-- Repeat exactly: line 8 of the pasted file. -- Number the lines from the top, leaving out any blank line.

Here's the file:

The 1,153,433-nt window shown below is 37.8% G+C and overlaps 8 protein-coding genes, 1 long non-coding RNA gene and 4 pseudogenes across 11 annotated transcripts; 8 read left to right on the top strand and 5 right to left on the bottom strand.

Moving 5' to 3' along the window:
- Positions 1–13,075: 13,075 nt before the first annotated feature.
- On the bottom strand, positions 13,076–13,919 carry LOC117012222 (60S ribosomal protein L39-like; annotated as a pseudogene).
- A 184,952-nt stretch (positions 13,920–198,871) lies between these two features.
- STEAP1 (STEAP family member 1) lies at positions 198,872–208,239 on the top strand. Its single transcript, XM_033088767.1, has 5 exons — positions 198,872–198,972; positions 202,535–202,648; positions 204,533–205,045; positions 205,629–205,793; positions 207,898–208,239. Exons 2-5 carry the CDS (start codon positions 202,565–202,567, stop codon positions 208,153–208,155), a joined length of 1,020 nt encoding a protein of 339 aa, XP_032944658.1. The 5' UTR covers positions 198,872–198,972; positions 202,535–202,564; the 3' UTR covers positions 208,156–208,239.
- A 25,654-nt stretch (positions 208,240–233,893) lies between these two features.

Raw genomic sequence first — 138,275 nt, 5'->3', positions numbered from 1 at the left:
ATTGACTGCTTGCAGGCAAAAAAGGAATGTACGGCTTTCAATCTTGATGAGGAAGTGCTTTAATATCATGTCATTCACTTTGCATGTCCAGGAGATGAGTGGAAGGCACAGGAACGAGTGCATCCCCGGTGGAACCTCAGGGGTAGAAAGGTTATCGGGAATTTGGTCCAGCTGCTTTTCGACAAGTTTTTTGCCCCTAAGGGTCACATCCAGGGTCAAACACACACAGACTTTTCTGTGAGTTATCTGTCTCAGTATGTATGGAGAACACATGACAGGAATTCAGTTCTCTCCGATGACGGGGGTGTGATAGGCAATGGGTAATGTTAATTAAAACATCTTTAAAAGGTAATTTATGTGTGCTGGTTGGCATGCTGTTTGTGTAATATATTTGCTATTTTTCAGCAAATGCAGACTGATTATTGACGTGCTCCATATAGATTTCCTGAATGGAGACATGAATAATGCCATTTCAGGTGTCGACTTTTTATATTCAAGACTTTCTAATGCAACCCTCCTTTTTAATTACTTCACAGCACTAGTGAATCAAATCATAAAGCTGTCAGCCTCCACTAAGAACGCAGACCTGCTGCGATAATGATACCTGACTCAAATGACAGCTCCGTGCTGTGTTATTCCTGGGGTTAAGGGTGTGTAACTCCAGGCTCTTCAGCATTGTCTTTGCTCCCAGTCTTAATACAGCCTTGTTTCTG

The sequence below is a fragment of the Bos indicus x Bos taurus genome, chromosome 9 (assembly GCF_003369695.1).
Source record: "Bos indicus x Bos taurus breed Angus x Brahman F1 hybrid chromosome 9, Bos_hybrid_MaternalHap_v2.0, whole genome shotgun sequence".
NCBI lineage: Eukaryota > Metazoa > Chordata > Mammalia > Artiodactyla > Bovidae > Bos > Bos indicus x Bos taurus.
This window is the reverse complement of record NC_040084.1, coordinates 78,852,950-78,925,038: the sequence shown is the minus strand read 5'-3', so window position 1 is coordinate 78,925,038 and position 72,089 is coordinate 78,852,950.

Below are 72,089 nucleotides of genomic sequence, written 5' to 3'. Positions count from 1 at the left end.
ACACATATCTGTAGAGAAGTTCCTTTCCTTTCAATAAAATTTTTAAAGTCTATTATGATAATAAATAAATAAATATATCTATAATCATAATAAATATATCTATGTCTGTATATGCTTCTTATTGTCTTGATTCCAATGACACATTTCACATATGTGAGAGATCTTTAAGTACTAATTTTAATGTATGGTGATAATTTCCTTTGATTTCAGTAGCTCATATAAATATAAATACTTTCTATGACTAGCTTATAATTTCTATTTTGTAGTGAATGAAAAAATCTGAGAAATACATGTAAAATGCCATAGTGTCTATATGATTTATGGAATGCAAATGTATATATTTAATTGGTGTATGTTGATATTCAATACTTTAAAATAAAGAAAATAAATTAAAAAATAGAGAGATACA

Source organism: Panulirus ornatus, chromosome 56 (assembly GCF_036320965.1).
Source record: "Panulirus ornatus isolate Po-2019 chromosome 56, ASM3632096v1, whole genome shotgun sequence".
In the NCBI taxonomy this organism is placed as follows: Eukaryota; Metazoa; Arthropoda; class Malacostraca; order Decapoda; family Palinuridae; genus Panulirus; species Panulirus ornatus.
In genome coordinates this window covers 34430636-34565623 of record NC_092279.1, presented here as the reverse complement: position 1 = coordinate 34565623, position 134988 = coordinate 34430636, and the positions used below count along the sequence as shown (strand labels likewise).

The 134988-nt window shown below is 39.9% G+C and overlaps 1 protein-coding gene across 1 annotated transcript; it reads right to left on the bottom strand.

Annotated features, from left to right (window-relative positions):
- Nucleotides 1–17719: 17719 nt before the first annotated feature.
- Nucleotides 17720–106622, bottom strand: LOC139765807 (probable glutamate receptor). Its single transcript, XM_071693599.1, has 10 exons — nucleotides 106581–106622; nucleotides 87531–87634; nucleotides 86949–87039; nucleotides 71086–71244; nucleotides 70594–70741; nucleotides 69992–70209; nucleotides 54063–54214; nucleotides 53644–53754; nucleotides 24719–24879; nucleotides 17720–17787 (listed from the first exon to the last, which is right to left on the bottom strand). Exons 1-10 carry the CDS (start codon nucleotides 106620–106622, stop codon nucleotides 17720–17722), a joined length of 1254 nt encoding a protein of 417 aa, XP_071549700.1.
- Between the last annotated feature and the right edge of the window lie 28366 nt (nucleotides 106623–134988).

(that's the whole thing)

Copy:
Raw genomic sequence first — 138,275 nt, 5'->3', positions numbered from 1 at the left: